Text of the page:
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Bilingualism ‘keeps dementia at bay’

Jasmin Fox-Skelly on why learning an extra language can help keep your brain healthy

APRIL brain

INSIDE OUT Scans showing uptake of proteins in a human brain affected by neuro-degenerative diseases such as Alzheimer’s (Courtesy IMC Groningen)

Speaking two languages can improve your cognitive skills and delay the onset of dementia, and it’s never too late to learn, according to recent research.

Over the last decade more and more evidence has highlighted the benefits of being bilingual. Juggling two languages can exercise the brain, making bilinguals better at certain mental tasks such as prioritising and multi-tasking. Several studies have also linked bilingualism to improved working memory, which is associated with both reading and maths skills. Psychologist César Ávila Rivera at the University of Castellón in Spain found in 2010 that bilingual adults are quicker and more efficient at certain tasks involving the use of skills known as executive functions, such as planning and problem solving.

Modern imaging techniques have also allowed scientists to compare the brains of bilingual children with their monolingual peers. It seems that although language areas develop similarly, certain regions, such as the inferior frontal cortex (which is involved with both language and thinking skills) appear to be more active in bilingual children when they are reading.

It seems that being bilingual may also help keep the brain younger for longer, keeping dementia at bay. In 2007 a Canadian study found that people fluent in two languages tended to display the first symptoms of Alzheimer’s four to five years after people who spoke just one language.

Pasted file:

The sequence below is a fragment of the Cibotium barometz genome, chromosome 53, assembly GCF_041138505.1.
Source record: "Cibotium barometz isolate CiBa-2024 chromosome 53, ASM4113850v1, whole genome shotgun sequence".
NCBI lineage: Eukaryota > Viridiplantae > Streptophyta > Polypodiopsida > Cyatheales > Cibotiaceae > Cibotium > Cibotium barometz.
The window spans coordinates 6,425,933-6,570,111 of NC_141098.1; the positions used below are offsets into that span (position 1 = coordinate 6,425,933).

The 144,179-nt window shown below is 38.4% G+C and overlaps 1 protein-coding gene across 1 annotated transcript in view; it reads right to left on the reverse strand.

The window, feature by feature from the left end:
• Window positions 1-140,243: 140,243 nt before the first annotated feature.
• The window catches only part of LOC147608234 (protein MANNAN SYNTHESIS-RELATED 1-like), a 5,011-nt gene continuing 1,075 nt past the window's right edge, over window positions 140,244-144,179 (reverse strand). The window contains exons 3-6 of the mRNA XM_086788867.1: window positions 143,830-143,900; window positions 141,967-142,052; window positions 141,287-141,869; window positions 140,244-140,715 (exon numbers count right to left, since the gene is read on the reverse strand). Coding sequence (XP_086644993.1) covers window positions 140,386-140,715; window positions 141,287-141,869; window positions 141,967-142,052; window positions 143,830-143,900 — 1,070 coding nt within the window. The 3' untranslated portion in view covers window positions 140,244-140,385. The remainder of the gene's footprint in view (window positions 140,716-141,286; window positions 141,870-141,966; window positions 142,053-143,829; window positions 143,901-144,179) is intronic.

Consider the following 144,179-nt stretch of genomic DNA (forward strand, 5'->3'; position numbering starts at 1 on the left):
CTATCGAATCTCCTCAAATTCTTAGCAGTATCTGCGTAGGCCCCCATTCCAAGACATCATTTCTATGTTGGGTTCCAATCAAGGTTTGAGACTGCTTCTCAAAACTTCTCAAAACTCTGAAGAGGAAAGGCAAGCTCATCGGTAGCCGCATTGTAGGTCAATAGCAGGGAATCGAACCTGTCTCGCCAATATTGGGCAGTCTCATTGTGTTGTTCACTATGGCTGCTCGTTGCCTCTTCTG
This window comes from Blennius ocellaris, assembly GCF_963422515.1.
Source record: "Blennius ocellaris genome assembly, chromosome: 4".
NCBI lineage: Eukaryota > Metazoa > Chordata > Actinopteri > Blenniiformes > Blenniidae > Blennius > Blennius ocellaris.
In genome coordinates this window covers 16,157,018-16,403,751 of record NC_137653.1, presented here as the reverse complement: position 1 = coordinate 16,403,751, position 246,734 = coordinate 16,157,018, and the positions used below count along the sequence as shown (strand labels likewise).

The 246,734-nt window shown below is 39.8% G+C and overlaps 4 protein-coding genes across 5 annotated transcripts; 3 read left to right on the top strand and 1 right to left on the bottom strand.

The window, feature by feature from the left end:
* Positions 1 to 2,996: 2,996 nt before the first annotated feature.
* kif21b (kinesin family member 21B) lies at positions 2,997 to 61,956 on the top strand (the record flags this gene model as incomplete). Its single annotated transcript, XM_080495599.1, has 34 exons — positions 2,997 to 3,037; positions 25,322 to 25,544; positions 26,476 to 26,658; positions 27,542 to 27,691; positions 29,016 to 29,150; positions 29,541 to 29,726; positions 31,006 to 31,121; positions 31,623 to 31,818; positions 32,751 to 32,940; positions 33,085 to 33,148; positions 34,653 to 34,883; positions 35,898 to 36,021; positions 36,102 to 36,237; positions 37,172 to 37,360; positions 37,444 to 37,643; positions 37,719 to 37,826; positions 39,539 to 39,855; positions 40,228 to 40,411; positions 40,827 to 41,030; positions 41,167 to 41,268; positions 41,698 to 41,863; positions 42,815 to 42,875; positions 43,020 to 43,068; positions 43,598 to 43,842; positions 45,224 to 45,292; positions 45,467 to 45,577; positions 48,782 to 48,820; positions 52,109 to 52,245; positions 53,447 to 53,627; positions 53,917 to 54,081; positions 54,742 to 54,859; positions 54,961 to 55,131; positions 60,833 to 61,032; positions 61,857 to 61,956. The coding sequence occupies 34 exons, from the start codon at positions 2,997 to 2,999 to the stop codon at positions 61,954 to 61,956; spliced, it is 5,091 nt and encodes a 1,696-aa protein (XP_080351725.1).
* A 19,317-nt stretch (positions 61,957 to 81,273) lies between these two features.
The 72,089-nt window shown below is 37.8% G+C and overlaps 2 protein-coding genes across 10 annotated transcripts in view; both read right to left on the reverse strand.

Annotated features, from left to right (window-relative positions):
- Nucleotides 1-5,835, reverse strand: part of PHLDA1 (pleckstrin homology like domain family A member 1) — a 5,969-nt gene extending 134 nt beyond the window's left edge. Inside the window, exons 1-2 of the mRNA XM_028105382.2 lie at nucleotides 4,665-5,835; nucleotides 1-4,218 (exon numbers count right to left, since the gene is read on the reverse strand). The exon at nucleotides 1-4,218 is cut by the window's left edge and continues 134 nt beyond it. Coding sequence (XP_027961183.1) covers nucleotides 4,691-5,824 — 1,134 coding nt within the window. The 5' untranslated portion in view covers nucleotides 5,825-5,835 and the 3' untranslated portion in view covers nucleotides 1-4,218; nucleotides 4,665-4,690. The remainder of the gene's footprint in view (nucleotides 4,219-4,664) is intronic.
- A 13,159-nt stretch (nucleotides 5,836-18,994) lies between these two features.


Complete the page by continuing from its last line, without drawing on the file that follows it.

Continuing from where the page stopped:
Ellen Bialystok, lead author of the study, later scanned the brains of 450 Alzheimer’s patients and found that although the patients all displayed a similar degree of cognitive function the bilingual subjects’ brains showed less atrophy and damage in regions involved in long-term memory, language recognition and auditory perception. This suggests that being bilingual somehow protects the brain from cognitive decline, despite it continuing to degenerate.

Many of the bilinguals in Ellen Bialystok’s study had migrated to Canada from another country, meaning it was unclear whether education or migration status had played a part in her results. To rule out this possibility, in 2013 Thomas Bak from the University of Edinburgh studied dementia patients in India, a country where multilingualism is part of everyday life. Most Indians have a home language (either Telugu or Dakkhini in the Bak study) and a link language – increasingly English, but also India’s other national language, Hindi.

Out of 650 people who had been diagnosed with dementia over six years about half spoke at least two languages. This group’s symptoms again started on average four and a half years later than those in people who were monolingual. The study found that being bilingual helped stave off Alzheimer’s disease and other types of dementia as well.